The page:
The Bye Bye Man
The Bye Bye Man is the kind of film that is so boring and bereft of anything of possible interest that it becomes infuriating.
While their comrades in the French New Wave are either dead (Truffaut, Malle) or work rarely (Godard, Resnais, Rivette), Claude Chabrol and Eric Rohmer soldier on, prolific and creative. Other directors give difficult birth to each new project, but they've created worlds that easily produce new stories--Rohmer the world of minutely observed romance, Chabrol the world of crime and depravity.
"The Swindle'' is Chabrol's 50th film, made with the practiced ease of a master. It's typical of his droll confidence that a man sprawls asleep in a chair during a key scene involving death threats and the breaking of fingers--and typical of Chabrol's restraint that he never cuts to the sleeping man for a quick laugh, but only subtly reveals him on the edges of the screen.
The movie stars Isabelle Huppert and Michel Serrault as Betty and Victor (if those are indeed their real names). She's 40ish, he's 70ish, they're con artists, and it's impossible to say what their personal relationship is: friends? lovers? relatives? Even a hint at the end is left ambiguous. (It's a tribute to the actors, and to Chabrol, that in any given scene they could convincingly have any one of those three relationships.) The movie starts with a warm-up con game. Betty poses as an available woman in a casino, and reels in a wealthy hardware dealer. She spikes his drink, he passes out in his room, and she and Victor relieve him of some, but not all, of his money--so that when he comes to, he won't remember his wagers well enough to be sure he was robbed.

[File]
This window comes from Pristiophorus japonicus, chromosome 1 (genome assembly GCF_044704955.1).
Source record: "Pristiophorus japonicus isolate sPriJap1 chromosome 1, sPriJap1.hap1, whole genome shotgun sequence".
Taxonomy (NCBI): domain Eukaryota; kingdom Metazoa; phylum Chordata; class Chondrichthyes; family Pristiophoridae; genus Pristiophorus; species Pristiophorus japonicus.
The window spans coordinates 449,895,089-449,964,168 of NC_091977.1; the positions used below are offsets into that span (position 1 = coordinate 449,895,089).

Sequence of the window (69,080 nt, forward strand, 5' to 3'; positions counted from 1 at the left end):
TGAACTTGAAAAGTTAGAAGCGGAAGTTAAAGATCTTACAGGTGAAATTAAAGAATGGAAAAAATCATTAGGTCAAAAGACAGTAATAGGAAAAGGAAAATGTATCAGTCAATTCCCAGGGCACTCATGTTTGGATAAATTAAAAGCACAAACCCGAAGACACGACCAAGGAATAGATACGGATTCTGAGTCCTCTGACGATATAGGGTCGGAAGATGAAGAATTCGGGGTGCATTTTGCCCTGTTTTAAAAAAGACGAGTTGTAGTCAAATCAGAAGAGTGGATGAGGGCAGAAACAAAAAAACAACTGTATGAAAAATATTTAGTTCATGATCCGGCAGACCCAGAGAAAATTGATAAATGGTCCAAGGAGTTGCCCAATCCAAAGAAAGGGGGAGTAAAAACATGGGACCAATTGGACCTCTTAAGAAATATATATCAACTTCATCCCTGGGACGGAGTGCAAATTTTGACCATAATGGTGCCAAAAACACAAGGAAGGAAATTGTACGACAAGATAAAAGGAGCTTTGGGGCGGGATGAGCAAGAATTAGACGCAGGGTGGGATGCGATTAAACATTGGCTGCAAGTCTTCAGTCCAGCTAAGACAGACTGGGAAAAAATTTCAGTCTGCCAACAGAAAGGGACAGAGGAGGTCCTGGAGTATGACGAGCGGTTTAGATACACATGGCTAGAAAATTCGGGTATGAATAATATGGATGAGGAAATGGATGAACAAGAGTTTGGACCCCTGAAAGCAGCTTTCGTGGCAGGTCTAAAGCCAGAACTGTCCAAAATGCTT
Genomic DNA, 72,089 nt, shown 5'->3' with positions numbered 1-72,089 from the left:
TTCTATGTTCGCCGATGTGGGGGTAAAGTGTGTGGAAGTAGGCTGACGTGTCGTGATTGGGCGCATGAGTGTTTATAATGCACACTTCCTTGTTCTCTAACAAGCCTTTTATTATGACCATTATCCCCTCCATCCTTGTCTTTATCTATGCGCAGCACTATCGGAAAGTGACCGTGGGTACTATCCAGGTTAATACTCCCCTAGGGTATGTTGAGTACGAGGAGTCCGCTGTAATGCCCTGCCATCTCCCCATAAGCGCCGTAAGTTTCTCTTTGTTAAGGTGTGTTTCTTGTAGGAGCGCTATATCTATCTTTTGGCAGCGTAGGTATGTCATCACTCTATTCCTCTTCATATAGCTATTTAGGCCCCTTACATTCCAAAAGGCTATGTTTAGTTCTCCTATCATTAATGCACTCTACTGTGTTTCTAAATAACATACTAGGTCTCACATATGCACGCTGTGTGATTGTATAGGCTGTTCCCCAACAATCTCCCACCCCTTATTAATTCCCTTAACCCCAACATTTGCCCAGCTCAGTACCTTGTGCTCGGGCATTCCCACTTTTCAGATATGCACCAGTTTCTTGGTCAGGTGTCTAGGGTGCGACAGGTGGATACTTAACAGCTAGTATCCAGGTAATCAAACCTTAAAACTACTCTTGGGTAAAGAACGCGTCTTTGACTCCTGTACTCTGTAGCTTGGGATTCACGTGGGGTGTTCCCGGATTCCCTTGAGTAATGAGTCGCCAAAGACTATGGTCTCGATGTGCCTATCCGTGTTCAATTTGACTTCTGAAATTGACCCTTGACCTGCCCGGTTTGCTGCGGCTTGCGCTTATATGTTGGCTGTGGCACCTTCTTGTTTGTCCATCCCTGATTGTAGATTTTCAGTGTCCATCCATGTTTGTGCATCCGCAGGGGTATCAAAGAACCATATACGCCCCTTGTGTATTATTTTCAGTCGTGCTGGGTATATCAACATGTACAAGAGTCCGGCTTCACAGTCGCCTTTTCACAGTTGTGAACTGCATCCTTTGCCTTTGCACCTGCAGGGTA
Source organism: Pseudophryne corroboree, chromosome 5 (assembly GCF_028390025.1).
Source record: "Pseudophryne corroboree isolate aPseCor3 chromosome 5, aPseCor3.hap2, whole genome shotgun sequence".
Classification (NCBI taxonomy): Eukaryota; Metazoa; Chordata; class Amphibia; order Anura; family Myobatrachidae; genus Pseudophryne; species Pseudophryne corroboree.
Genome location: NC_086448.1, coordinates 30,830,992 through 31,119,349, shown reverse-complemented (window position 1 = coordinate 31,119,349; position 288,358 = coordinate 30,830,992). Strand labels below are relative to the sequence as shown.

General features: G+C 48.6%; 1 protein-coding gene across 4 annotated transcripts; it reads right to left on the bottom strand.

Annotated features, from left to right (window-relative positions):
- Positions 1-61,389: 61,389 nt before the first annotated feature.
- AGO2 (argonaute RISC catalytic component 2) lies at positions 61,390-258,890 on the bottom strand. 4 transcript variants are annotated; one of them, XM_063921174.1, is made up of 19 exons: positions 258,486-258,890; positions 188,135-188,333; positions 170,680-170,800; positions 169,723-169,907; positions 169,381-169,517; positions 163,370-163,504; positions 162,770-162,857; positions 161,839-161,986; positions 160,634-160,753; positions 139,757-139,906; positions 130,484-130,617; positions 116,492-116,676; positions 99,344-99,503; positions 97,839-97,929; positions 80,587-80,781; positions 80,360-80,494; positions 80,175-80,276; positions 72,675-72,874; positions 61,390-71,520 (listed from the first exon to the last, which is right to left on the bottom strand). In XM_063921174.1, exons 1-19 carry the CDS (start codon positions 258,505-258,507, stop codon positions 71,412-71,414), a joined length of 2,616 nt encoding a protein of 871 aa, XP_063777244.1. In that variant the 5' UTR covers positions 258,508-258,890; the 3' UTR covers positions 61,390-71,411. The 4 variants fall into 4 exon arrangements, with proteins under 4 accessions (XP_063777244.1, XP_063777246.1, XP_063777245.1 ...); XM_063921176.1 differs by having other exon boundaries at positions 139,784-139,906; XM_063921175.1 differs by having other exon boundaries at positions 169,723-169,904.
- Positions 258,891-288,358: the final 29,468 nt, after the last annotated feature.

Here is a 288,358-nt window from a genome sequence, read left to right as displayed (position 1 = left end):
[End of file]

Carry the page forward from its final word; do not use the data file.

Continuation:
That caper establishes the working partnership. Then the film ventures into a more complicated con--so complicated we're never quite sure if Betty and Victor are even conning each other. Betty has latched onto a financial courier for a crime syndicate, and has her eyes on the millions of Swiss francs in his locked briefcase. "Swissss! Swissss!'' Victor hisses cheerfully, relishing the superiority of Swiss to French francs.